If your home relies on a septic system for the removal of waste and water, ensuring that your septic tank remains in good condition is critical. Failing to spot signs of a faulty septic tank early on could leave you and your family without access to a functional plumbing system.
Here are three tips that you can use to help you identify a damaged septic tank before it becomes a serious inconvenience.
1. Carefully check the landscape over your septic tank.
One of the easiest and most affordable ways to spot potential septic tank damage is by keeping a close eye on the landscape where your septic tank is buried. If your septic tank becomes corroded and starts to leak, the nutrient-rich wastewater can cause the foliage growing over the top of your septic tank to flourish.
If you notice that the grass is more lush and green over the top of your septic tank than it is in surrounding areas, this is a tell-tale sign that your septic tank could be damaged. Have a professional come out and inspect your septic tank for signs of corrosion if the landscape over the tank shows signs of accelerated growth.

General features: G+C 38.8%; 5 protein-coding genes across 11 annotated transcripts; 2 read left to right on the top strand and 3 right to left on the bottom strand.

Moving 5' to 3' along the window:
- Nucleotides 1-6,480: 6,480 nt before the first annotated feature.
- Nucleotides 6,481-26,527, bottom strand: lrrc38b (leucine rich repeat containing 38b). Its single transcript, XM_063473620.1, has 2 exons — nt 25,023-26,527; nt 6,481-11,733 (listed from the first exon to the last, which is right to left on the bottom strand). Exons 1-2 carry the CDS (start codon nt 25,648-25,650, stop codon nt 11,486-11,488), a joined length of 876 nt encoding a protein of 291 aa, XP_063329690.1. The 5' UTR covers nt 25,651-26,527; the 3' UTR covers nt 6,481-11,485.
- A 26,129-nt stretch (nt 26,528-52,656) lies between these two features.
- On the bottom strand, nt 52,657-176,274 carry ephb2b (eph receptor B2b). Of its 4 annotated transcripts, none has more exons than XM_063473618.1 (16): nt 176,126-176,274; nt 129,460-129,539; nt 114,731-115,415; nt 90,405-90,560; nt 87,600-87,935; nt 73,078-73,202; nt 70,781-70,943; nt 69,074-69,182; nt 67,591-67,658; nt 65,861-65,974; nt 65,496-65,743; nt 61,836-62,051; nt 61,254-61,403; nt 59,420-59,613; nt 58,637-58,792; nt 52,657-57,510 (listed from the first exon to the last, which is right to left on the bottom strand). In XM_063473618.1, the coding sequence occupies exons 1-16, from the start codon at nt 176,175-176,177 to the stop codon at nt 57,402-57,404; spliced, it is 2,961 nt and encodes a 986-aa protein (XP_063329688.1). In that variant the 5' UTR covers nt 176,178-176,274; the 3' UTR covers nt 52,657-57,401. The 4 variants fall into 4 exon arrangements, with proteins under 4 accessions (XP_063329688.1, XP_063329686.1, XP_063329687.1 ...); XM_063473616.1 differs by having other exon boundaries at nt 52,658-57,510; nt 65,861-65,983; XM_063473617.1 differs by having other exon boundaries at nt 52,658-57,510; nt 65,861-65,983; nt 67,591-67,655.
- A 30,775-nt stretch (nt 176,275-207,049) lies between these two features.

2. Check the saturation of the ground above your septic tank.
If your buried septic tank is severely corroded, large amounts of wastewater will leak out into the ground surrounding the tank. If you want to check for a damaged septic tank, pay close attention to the saturation of the ground above your septic tank.
If you notice that the ground feels soggier or more moist over your septic tank than it does in surrounding areas, this excess moisture could be a sign that your septic tank is damaged. Contact a professional to inspect your septic tank if you notice an increase in ground saturation above your tank.
3. Pay attention to how quickly water drains in your home.
Another simple way that you can monitor your septic tank for signs of damage is by monitoring the speed at which water moves through the drains in your home. If you notice that your shower, sinks, or other plumbing fixtures start draining slowly, this reduced drainage speed could be the result of corrosion inside your septic tank.
Having a professional come out and inspect your tank thoroughly for signs of damage once you notice slow drains will allow you to repair or replace a faulty tank before it leaves you without access to indoor plumbing.
By checking the health of the grass over your septic tank, paying attention to the saturation of the ground atop your tank, and watching for slow drainage speeds, you will be able to better address a damaged septic tank before it becomes a serious inconvenience. Contact a company like Rob's Septic Tanks Inc to learn more.